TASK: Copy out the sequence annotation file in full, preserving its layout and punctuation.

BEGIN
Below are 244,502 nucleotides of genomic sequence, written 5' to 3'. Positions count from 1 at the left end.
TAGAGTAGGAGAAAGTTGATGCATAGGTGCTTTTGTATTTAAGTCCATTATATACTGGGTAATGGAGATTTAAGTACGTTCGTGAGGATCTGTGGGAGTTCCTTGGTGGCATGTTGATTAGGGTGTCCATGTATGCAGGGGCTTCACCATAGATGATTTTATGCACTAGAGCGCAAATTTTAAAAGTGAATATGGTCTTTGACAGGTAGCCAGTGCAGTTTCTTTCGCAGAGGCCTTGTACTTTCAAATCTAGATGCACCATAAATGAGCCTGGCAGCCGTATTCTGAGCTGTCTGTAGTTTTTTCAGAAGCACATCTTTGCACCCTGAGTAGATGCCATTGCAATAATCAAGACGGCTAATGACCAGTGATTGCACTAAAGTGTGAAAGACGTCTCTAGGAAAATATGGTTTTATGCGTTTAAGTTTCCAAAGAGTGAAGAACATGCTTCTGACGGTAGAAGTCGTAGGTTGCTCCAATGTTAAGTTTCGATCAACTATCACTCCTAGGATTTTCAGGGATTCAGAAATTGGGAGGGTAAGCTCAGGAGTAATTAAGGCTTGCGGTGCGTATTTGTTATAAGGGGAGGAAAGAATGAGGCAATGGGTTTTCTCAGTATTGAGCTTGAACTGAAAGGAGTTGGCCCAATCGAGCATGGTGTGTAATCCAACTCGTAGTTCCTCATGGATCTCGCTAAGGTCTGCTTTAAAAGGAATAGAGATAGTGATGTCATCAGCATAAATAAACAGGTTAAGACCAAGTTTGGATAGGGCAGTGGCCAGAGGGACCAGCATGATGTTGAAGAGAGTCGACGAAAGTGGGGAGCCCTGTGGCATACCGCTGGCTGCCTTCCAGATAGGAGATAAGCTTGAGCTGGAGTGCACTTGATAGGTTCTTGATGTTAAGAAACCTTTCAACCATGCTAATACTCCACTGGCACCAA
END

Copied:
Below are 244,502 nucleotides of genomic sequence, written 5' to 3'. Positions count from 1 at the left end.
TAGAGTAGGAGAAAGTTGATGCATAGGTGCTTTTGTATTTAAGTCCATTATATACTGGGTAATGGAGATTTAAGTACGTTCGTGAGGATCTGTGGGAGTTCCTTGGTGGCATGTTGATTAGGGTGTCCATGTATGCAGGGGCTTCACCATAGATGATTTTATGCACTAGAGCGCAAATTTTAAAAGTGAATATGGTCTTTGACAGGTAGCCAGTGCAGTTTCTTTCGCAGAGGCCTTGTACTTTCAAATCTAGATGCACCATAAATGAGCCTGGCAGCCGTATTCTGAGCTGTCTGTAGTTTTTTCAGAAGCACATCTTTGCACCCTGAGTAGATGCCATTGCAATAATCAAGACGGCTAATGACCAGTGATTGCACTAAAGTGTGAAAGACGTCTCTAGGAAAATATGGTTTTATGCGTTTAAGTTTCCAAAGAGTGAAGAACATGCTTCTGACGGTAGAAGTCGTAGGTTGCTCCAATGTTAAGTTTCGATCAACTATCACTCCTAGGATTTTCAGGGATTCAGAAATTGGGAGGGTAAGCTCAGGAGTAATTAAGGCTTGCGGTGCGTATTTGTTATAAGGGGAGGAAAGAATGAGGCAATGGGTTTTCTCAGTATTGAGCTTGAACTGAAAGGAGTTGGCCCAATCGAGCATGGTGTGTAATCCAACTCGTAGTTCCTCATGGATCTCGCTAAGGTCTGCTTTAAAAGGAATAGAGATAGTGATGTCATCAGCATAAATAAACAGGTTAAGACCAAGTTTGGATAGGGCAGTGGCCAGAGGGACCAGCATGATGTTGAAGAGAGTCGACGAAAGTGGGGAGCCCTGTGGCATACCGCTGGCTGCCTTCCAGATAGGAGATAAGCTTGAGCTGGAGTGCACTTGATAGGTTCTTGATGTTAAGAAACCTTTCAACCATGCTAATACTCCACTGGCACCAA